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Exploring the different worlds of our classical sculpture collections

4 April 2016 by Andrew

The Pantheon at Ince Blundell Hall

The Pantheon at Ince Blundell Hall

Chrissy Partheni, Curator of Classical Antiquities at World Museum talks about her involvement with two upcoming exhibitions taking place in the city this summer.

“Last summer the Atkinson Art Gallery and the Liverpool Biennial approached me to discuss potential loans from the classical sculptural collections to feature in two exhibitions planned for this summer. One exhibition will be about Henry Blundell, the 18th century antiquarian and collector, while the other, taking place at Tate Liverpool, is to be inspired by Ancient Greece.

Both exhibitions are a unique opportunity to showcase the fantastic collections of Henry Blundell, donated to our museum in 1959 by Colonel Sir Joseph Weld (1909-1992), owner of the Lulworth castle and estate, Dorset. The collection comprises more than 400 sculptural pieces, including life-size statues, smaller statuettes, busts, reliefs as well as funerary ash chests.

Henry Blundell (1724-1810) came from a wealthy Lancashire Catholic family. Like many Catholic gentry in the 18th century, he was educated abroad, on the European continent. He was introduced to ancient sculpture by his friend, the famous antiquarian Charles Townley (1737-1805), whose collections are in the British Museum. Although Henry started collecting at a later stage in his life, his collection is important and it is great that it has remained in a public museum in its entirety. The history and provenance of each piece, the restorations by important 18th century artists and restorers, as well as Henry Blundell’s interpretation of each work, tell fascinating stories. Researching the provenance of the works or identifying the different phases and elements of each piece is like peeling off layers of history. Although each work poses different challenges, we are fortunate that the collections have received the attention of renowned researchers such as Jane Fejfer, Elizabeth Bartman and Ruth Guilding, as well of conservation and curatorial staff from National Museums Liverpool.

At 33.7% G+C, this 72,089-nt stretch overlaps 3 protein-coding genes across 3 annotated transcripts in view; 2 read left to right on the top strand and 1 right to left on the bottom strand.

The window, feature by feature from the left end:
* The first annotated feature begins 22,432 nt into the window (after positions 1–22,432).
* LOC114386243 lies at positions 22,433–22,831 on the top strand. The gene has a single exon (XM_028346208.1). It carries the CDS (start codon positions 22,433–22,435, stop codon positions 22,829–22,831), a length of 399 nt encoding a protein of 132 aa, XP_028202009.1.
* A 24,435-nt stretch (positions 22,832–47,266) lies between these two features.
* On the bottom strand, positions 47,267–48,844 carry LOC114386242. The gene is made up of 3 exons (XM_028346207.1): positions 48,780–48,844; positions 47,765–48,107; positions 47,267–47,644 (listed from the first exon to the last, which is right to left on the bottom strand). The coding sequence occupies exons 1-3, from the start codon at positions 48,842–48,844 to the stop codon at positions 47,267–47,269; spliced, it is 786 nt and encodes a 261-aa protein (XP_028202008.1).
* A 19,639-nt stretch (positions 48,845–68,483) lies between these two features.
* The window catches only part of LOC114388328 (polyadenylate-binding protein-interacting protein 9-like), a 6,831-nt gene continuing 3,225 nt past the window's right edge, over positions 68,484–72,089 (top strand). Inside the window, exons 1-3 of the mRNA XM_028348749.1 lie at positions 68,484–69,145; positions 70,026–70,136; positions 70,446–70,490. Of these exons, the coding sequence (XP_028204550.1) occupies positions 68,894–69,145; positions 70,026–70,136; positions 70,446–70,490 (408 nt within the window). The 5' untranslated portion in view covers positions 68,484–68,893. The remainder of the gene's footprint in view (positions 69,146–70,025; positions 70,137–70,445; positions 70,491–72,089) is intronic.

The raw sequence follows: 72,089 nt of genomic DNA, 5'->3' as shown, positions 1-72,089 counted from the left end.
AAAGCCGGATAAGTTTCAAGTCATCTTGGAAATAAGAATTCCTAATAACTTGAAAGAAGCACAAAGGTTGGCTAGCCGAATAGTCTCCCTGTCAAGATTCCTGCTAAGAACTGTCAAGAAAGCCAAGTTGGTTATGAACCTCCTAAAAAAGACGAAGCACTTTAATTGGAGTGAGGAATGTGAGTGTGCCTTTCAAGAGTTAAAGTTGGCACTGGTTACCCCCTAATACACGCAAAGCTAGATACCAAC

As part of our collaboration I was thrilled to be invited by Tate Liverpool and the Belgian artist Koenraad Dedobbeleer  to visit the Ince Blundell Hall (now a nursing home).  I had known only of the Pantheon and the Garden Temple in black and white photographs in our archives. In another visit to the University of Liverpool’s library’s specialist collections, myself and Koenraad explored the two volumes of the engravings of the collections that Henry Blundell had commissioned in 1809-10.

Inside the Pantheon

Inside the Pantheon

I look forward to both the exhibitions and I am particularly keen to see the collections displayed and discussed within a contemporary arts context. I’m also excited to see how the exhibitions explore how different realities, perceptions and expectations are constructed, fabricated and reinvented. After all, the Ince Blundell sculpture is about more than one world – from the Greek works that inspired them, to the Roman sculptors who made them, then the 18th century collectors and artists who reinvented them. And finally to us today, and how we view such works and perceive our worlds today.”

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